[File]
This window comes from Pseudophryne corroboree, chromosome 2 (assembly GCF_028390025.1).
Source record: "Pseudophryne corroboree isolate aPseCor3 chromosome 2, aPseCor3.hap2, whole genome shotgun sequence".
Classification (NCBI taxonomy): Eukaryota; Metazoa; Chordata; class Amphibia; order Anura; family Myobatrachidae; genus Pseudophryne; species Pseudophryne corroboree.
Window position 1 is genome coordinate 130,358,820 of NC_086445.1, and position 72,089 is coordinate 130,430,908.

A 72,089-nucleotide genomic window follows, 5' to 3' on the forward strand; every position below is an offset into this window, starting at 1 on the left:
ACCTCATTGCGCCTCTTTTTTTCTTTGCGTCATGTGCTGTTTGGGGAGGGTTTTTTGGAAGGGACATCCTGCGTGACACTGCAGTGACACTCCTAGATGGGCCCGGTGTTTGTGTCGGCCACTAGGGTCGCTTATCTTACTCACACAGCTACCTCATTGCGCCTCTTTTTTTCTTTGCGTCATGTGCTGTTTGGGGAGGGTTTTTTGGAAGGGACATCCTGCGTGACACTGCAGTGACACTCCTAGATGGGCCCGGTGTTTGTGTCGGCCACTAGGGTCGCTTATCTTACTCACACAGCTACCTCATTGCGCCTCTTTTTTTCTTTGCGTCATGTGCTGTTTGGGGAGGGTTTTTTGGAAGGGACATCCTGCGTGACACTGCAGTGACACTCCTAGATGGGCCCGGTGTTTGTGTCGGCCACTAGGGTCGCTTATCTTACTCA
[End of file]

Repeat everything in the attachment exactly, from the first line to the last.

This window comes from Pseudophryne corroboree, chromosome 2 (assembly GCF_028390025.1).
Source record: "Pseudophryne corroboree isolate aPseCor3 chromosome 2, aPseCor3.hap2, whole genome shotgun sequence".
Classification (NCBI taxonomy): Eukaryota; Metazoa; Chordata; class Amphibia; order Anura; family Myobatrachidae; genus Pseudophryne; species Pseudophryne corroboree.
Window position 1 is genome coordinate 130,358,820 of NC_086445.1, and position 72,089 is coordinate 130,430,908.

A 72,089-nucleotide genomic window follows, 5' to 3' on the forward strand; every position below is an offset into this window, starting at 1 on the left:
ACCTCATTGCGCCTCTTTTTTTCTTTGCGTCATGTGCTGTTTGGGGAGGGTTTTTTGGAAGGGACATCCTGCGTGACACTGCAGTGACACTCCTAGATGGGCCCGGTGTTTGTGTCGGCCACTAGGGTCGCTTATCTTACTCACACAGCTACCTCATTGCGCCTCTTTTTTTCTTTGCGTCATGTGCTGTTTGGGGAGGGTTTTTTGGAAGGGACATCCTGCGTGACACTGCAGTGACACTCCTAGATGGGCCCGGTGTTTGTGTCGGCCACTAGGGTCGCTTATCTTACTCACACAGCTACCTCATTGCGCCTCTTTTTTTCTTTGCGTCATGTGCTGTTTGGGGAGGGTTTTTTGGAAGGGACATCCTGCGTGACACTGCAGTGACACTCCTAGATGGGCCCGGTGTTTGTGTCGGCCACTAGGGTCGCTTATCTTACTCA